A disturbance to or undesirable consequence of some aspect of the social system.
Those in power in a society
embodied identity
Those elements of identity that are generated through others' perceptions of our physical traits.
Based on scientific experimentation or observation.
In Freudian psychology, the drive or instinct that desires productivity and construction.
The study of "folk methods," or everyday interactions, that must be uncovered rather than studied directly.
The tendency to favor European or Western history, culture, and values over other cultures.
false consciousness
A denial of the truth on the part of the oppressed when they fail to recognize the interests of the ruling class in their ideology.
feminist theory
A theoretical approach that looks at gender inequities in society and the way that gender structures the social world.
A system of beliefs, attitudes, and values that directs a society and reproduces the status quo of the bourgeoisie.
iron cage
Max Weber's pessimistic description of modern life, in which the "technical and economic conditions of machine production" control our lives through rigid rules and rationalization.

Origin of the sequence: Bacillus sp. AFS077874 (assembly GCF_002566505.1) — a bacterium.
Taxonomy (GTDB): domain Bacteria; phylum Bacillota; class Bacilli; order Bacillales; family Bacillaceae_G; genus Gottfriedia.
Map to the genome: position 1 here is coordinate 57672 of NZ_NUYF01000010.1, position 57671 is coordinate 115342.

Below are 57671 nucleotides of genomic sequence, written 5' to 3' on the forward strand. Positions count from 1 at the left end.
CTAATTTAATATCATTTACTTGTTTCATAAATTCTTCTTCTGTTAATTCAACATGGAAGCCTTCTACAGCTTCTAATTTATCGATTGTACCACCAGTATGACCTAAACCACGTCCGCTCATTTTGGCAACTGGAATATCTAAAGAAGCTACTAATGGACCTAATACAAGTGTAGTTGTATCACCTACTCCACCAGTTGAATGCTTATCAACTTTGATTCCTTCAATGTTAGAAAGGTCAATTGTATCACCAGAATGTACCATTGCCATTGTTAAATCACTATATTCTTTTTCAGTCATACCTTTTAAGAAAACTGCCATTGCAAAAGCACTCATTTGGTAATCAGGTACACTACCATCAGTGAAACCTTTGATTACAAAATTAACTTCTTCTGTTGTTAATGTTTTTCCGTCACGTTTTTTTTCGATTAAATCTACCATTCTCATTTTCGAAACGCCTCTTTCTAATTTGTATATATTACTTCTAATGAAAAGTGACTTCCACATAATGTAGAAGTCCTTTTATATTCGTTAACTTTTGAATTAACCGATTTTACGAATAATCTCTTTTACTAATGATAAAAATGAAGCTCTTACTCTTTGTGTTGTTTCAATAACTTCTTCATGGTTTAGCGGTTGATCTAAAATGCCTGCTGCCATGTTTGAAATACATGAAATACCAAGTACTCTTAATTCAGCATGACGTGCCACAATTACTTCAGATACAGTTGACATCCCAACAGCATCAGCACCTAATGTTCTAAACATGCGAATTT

latent functions
The less obvious, perhaps unintended functions of a social structure.
manifest functions
The obvious, intended functions of a social structure for the social system.
means of production
Anything that can create wealth: money, property, factories, and other types of businesses, and the infrastructure necessary to run them.
mechanical solidarity
Term developed by Emile Durkheim to describe the type of social bonds present in premodern, agrarian societies, in which shared tradition and beliefs created a sense of social cohesion.
A paradigm that places trust in the power of science and technology to create progress, solve problems, and improve life.
organic solidarity
Term developed by Emile Durkheim to describe the type of social bonds present in modern societies, based on difference, interdependence, and individual rights.
A set of assumptions, theories, and perspectives that make up a way of understanding social reality.
The theory, developed by Auguste Comte, that sense perceptions are the only valid source of knowledge.
A paradigm that suggests that social reality is diverse, pluralistic, and constantly in flux.
A theoretical perspective that assumes organisms (including humans) make practical adaptations to their environments. Humans do this through cognition, interpretation, and interaction.
Practical action that is taken on the basis of intellectual or theoretical understanding.